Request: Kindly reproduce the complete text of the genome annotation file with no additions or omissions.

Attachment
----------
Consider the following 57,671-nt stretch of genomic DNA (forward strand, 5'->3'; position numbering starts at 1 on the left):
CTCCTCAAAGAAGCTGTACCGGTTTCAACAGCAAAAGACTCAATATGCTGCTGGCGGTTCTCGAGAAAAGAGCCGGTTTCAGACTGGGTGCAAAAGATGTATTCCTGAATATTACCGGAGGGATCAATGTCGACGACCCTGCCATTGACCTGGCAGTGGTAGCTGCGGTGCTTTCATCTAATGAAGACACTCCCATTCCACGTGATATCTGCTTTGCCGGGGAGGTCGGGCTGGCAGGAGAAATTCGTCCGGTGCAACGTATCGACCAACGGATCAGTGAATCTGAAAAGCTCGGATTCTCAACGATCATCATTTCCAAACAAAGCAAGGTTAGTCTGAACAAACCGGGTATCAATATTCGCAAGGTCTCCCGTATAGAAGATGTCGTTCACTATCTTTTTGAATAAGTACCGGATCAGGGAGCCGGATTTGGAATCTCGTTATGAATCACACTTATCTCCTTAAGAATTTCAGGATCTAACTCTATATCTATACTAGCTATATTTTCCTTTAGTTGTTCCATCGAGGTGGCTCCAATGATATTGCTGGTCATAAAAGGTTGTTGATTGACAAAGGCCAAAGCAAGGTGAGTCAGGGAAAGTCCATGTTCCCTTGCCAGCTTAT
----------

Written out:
Consider the following 57,671-nt stretch of genomic DNA (forward strand, 5'->3'; position numbering starts at 1 on the left):
CTCCTCAAAGAAGCTGTACCGGTTTCAACAGCAAAAGACTCAATATGCTGCTGGCGGTTCTCGAGAAAAGAGCCGGTTTCAGACTGGGTGCAAAAGATGTATTCCTGAATATTACCGGAGGGATCAATGTCGACGACCCTGCCATTGACCTGGCAGTGGTAGCTGCGGTGCTTTCATCTAATGAAGACACTCCCATTCCACGTGATATCTGCTTTGCCGGGGAGGTCGGGCTGGCAGGAGAAATTCGTCCGGTGCAACGTATCGACCAACGGATCAGTGAATCTGAAAAGCTCGGATTCTCAACGATCATCATTTCCAAACAAAGCAAGGTTAGTCTGAACAAACCGGGTATCAATATTCGCAAGGTCTCCCGTATAGAAGATGTCGTTCACTATCTTTTTGAATAAGTACCGGATCAGGGAGCCGGATTTGGAATCTCGTTATGAATCACACTTATCTCCTTAAGAATTTCAGGATCTAACTCTATATCTATACTAGCTATATTTTCCTTTAGTTGTTCCATCGAGGTGGCTCCAATGATATTGCTGGTCATAAAAGGTTGTTGATTGACAAAGGCCAAAGCAAGGTGAGTCAGGGAAAGTCCATGTTCCCTTGCCAGCTTAT